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Tallinn
17.08.2017 16:46
 
 

Old Town of Tallinn

Text by Oomen

Tallinn (pop 400,000), the capital of Estonia, is a city by the sea, and it is from the sea that one gets the most spectacular view of the UNESCO World Heritage site of the Old Town with its tall towers and the rock of Toompea rising above the rest of the city.

Old Town of Tallinn


According to the Estonian national epic Kalevipoeg, Toompea is the grave mound of an ancient Estonian king, Kalev, built of rocks his widow Linda carried to the site in her apron. The grave was nearly complete when a large rock dropped from her apron. Linda sat down on the large rock and burst into tears. Lake Ülemiste, situated on the limestone plateau high above the city directly opposite the present airport, was born of her tears and Linda’s Rock can still be seen standing in it near the water’s edge.

There are no records to tell us when exactly a stronghold was built on Toompea, but a settlement sprang up on the banks of the now underground Härjapea River in the present Keldrimäe area as early as 3,500 years ago. Tallinn became a harbour and a stronghold was built on Toompea to give protection to it. There are few reliable reports of those distant times. It was only in 1219 that a chronicler wrote how the Danes headed by King Valdemar II conquered Tallinn, then called perhaps Lindanise or Kalevan – Lindanäs or Kolyvan, as it has been named respectively in Scandinavian and Russian chronicles.

Legend has it that the Danes won their battle with the Estonians thanks to a flag with the shape of a cross that fell down from heavens during the battle. The Danes have it for their national flag to this day. In 1230, two hundred merchants of German birth arrived in Tallinn from Visby, and from then on a town started to spring up at Toompea’s foot. Under Danish rule in 1248, Tallinn (Danish town), or Reval, as it was better known at the time, adopted the Lübeck charter; churches, monasteries, guilds and schools were established. A century later, in 1343, Denmark sold its Estonian possessions to the Teutonic Order. In the second half of the 14th century the city was admitted to the Hanseatic League. The wealth of the town grew thanks to Hanseatic trade, its towers were built taller and its walls thicker. By the late 1530s the city achieved the peak of its medieval might and the building of earthworks around it began.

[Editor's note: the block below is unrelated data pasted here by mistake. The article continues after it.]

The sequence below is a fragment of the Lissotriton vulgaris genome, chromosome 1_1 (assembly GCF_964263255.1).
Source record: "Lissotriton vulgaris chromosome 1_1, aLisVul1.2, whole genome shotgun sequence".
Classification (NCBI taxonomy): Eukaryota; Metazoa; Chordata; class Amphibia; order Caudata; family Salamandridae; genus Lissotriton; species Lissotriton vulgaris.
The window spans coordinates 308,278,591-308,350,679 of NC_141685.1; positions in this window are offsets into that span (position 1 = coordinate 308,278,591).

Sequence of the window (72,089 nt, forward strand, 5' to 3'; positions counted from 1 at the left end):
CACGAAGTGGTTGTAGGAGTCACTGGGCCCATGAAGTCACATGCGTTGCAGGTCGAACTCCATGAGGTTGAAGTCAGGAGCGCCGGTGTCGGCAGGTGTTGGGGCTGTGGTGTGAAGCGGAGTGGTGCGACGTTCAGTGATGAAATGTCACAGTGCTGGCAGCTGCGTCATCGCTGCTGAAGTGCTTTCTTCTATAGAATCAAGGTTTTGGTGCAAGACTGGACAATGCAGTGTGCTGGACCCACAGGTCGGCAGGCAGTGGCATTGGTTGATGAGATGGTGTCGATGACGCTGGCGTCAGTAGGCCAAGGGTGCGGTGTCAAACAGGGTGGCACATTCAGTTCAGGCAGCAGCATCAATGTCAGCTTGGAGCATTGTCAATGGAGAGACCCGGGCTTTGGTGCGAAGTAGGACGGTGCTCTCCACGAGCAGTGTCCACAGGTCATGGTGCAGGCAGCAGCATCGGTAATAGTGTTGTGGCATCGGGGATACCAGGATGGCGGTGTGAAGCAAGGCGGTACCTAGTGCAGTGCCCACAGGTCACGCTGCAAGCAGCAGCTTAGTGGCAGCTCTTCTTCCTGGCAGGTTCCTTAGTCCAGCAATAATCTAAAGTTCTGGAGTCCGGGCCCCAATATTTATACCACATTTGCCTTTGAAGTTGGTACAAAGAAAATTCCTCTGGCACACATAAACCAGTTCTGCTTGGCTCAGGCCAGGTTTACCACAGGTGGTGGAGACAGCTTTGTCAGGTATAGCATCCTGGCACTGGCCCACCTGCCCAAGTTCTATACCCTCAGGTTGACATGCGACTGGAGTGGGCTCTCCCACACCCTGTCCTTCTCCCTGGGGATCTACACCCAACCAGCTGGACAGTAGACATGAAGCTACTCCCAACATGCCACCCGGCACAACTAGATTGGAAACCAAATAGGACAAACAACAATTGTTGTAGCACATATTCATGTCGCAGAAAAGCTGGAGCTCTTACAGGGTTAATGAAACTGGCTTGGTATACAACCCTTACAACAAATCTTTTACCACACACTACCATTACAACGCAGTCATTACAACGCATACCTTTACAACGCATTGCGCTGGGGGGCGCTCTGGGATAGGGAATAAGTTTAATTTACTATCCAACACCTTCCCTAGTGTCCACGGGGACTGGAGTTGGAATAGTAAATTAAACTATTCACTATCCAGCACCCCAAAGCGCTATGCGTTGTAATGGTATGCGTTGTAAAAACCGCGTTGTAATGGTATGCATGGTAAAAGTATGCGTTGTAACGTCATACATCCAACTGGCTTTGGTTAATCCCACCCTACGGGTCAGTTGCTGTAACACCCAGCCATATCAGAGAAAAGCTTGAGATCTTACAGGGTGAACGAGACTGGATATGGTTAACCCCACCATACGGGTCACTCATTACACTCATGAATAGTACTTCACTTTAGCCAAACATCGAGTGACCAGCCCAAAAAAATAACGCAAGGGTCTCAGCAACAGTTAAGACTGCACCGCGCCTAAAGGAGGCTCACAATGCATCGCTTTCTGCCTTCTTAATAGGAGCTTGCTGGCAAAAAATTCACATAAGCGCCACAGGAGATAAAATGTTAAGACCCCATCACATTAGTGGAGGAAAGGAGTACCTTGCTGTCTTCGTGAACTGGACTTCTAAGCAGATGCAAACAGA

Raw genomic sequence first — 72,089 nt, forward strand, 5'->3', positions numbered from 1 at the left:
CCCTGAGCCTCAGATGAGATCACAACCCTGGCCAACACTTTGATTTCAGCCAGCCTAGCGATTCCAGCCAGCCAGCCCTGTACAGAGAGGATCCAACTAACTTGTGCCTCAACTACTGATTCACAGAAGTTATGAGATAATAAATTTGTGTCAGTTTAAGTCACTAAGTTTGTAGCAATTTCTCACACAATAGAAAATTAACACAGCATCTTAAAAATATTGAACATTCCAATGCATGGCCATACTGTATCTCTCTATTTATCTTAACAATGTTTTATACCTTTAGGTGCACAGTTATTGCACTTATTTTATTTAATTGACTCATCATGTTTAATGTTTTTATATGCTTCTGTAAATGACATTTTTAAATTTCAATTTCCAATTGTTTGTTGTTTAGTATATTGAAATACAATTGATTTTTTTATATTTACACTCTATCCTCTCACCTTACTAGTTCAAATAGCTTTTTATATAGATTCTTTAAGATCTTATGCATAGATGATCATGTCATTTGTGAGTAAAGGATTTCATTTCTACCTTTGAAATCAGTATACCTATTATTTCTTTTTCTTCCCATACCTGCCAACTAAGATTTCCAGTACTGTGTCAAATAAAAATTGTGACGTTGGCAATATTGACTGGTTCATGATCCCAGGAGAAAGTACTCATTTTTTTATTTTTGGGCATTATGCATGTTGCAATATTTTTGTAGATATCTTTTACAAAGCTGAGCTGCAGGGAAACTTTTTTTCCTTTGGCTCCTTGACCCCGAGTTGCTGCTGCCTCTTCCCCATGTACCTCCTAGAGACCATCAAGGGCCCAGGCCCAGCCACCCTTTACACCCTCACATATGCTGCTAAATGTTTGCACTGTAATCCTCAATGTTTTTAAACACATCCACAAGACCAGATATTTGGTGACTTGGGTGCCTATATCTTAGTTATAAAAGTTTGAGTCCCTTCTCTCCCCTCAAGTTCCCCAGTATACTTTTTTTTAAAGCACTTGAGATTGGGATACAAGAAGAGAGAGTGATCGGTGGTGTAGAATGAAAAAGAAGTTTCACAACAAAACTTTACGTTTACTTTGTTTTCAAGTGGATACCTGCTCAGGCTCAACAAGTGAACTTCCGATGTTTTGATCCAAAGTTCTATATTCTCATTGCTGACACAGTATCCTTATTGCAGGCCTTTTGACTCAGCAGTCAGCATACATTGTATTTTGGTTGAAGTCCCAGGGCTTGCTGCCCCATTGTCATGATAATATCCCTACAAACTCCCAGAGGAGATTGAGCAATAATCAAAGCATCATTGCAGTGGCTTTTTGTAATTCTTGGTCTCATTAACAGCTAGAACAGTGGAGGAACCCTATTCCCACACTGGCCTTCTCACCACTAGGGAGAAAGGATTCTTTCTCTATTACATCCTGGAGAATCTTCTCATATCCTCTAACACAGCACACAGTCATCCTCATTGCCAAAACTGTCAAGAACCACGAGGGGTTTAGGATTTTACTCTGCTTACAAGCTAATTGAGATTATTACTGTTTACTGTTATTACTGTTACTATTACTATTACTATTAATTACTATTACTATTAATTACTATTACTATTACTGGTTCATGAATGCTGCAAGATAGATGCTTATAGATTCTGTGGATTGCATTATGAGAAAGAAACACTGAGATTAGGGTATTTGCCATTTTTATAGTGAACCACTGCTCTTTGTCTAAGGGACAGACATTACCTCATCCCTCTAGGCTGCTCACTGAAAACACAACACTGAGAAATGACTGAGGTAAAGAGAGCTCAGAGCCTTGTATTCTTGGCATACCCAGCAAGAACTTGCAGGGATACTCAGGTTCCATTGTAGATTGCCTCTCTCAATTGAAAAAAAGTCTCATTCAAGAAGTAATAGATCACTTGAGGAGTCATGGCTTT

Although in the Livonian War Russian forces besieged Tallinn for thirty weeks in 1570–71 and seven weeks in 1577, the city never surrendered. Yet power changed hands both in Tallinn as well as in the whole of Estonia. Soon after the beginning of the Livonian War, in 1561, the City Council of Tallinn swore allegiance to the King of Sweden, and in the Northern War to the Russian Tsar, keeping all its earlier privileges. The German mind and the German spirit ruled Tallinn and extended its might throughout the provinces of Estland, Liefland and Courland (the present-day Estonia and Latvia), gradually waning in the Republic of Estonia only in the first half of the 20th century.